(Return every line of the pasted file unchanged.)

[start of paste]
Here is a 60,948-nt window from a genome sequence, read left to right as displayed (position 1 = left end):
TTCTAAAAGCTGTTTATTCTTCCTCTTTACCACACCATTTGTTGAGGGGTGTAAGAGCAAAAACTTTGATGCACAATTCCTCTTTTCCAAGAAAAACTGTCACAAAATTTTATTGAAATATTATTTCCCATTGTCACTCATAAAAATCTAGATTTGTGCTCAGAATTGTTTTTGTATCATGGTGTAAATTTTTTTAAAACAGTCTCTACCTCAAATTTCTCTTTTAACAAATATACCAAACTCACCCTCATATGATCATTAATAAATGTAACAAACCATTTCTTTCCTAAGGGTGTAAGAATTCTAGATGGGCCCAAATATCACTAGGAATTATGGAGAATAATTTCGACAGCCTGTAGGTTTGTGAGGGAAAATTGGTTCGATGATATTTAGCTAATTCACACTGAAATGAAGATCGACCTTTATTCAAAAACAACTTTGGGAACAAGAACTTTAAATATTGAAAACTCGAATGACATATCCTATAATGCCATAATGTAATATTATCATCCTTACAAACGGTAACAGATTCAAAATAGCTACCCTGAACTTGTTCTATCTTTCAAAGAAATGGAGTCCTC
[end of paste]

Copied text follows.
Here is a 60,948-nt window from a genome sequence, read left to right as displayed (position 1 = left end):
TTCTAAAAGCTGTTTATTCTTCCTCTTTACCACACCATTTGTTGAGGGGTGTAAGAGCAAAAACTTTGATGCACAATTCCTCTTTTCCAAGAAAAACTGTCACAAAATTTTATTGAAATATTATTTCCCATTGTCACTCATAAAAATCTAGATTTGTGCTCAGAATTGTTTTTGTATCATGGTGTAAATTTTTTTAAAACAGTCTCTACCTCAAATTTCTCTTTTAACAAATATACCAAACTCACCCTCATATGATCATTAATAAATGTAACAAACCATTTCTTTCCTAAGGGTGTAAGAATTCTAGATGGGCCCAAATATCACTAGGAATTATGGAGAATAATTTCGACAGCCTGTAGGTTTGTGAGGGAAAATTGGTTCGATGATATTTAGCTAATTCACACTGAAATGAAGATCGACCTTTATTCAAAAACAACTTTGGGAACAAGAACTTTAAATATTGAAAACTCGAATGACATATCCTATAATGCCATAATGTAATATTATCATCCTTACAAACGGTAACAGATTCAAAATAGCTACCCTGAACTTGTTCTATCTTTCAAAGAAATGGAGTCCTC